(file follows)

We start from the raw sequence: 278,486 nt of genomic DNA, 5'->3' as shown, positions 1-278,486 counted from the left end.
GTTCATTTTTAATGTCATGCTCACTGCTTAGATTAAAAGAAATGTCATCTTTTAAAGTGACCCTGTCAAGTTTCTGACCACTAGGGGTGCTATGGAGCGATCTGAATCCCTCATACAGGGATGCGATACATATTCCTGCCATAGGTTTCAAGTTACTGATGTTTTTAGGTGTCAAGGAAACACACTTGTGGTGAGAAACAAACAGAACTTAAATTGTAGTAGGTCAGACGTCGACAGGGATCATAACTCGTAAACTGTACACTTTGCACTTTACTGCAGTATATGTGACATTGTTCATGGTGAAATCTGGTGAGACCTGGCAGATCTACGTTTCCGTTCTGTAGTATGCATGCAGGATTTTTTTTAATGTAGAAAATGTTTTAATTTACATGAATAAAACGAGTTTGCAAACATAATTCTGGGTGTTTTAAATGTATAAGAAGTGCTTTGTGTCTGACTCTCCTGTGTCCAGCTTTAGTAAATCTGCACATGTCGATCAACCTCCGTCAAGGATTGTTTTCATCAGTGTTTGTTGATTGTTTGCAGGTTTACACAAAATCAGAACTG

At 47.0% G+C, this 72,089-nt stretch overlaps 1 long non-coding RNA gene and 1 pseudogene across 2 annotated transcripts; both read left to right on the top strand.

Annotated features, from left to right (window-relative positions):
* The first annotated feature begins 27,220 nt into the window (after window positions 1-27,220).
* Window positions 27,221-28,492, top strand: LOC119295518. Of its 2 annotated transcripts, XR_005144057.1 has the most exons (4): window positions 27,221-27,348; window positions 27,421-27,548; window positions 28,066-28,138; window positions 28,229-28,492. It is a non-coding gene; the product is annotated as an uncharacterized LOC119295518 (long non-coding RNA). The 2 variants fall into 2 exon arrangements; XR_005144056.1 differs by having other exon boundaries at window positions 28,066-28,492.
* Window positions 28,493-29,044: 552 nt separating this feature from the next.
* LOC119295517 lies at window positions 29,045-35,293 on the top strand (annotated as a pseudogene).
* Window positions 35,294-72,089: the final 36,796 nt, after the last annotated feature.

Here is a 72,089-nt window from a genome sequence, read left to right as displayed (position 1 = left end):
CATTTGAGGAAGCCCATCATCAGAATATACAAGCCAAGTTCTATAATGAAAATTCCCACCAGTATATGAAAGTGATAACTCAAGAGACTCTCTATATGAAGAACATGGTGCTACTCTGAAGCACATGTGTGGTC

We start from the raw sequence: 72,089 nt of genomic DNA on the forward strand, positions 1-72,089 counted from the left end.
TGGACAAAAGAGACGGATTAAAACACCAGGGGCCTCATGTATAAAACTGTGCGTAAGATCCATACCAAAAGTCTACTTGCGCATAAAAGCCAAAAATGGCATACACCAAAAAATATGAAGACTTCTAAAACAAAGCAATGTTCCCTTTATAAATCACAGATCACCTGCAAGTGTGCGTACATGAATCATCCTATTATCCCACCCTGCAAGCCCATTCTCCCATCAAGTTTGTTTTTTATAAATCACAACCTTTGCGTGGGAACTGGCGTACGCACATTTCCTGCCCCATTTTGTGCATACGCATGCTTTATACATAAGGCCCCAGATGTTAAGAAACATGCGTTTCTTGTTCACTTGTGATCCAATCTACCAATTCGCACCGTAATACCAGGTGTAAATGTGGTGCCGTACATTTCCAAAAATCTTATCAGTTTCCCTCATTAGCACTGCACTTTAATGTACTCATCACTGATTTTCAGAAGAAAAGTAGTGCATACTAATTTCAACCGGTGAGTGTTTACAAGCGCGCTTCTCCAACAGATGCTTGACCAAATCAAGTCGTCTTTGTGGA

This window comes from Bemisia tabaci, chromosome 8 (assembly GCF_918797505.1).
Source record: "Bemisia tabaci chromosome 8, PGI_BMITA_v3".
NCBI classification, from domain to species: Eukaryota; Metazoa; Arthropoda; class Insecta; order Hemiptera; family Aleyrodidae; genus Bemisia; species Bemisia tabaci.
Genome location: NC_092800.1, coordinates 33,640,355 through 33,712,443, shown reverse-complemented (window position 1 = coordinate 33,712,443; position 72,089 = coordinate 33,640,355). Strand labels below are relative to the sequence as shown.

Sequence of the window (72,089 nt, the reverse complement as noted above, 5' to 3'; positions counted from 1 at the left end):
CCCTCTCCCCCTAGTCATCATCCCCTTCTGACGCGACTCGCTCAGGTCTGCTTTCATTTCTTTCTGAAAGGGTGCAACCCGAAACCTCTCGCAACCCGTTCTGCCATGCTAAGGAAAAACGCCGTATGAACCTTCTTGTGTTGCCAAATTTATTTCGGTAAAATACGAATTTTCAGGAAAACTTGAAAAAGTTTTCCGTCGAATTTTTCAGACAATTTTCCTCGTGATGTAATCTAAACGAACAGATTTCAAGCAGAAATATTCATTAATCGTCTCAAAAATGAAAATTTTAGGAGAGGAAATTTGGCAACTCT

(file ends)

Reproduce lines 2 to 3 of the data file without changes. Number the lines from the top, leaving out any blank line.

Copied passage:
GTTCATTTTTAATGTCATGCTCACTGCTTAGATTAAAAGAAATGTCATCTTTTAAAGTGACCCTGTCAAGTTTCTGACCACTAGGGGTGCTATGGAGCGATCTGAATCCCTCATACAGGGATGCGATACATATTCCTGCCATAGGTTTCAAGTTACTGATGTTTTTAGGTGTCAAGGAAACACACTTGTGGTGAGAAACAAACAGAACTTAAATTGTAGTAGGTCAGACGTCGACAGGGATCATAACTCGTAAACTGTACACTTTGCACTTTACTGCAGTATATGTGACATTGTTCATGGTGAAATCTGGTGAGACCTGGCAGATCTACGTTTCCGTTCTGTAGTATGCATGCAGGATTTTTTTTAATGTAGAAAATGTTTTAATTTACATGAATAAAACGAGTTTGCAAACATAATTCTGGGTGTTTTAAATGTATAAGAAGTGCTTTGTGTCTGACTCTCCTGTGTCCAGCTTTAGTAAATCTGCACATGTCGATCAACCTCCGTCAAGGATTGTTTTCATCAGTGTTTGTTGATTGTTTGCAGGTTTACACAAAATCAGAACTG

At 47.0% G+C, this 72,089-nt stretch overlaps 1 long non-coding RNA gene and 1 pseudogene across 2 annotated transcripts; both read left to right on the top strand.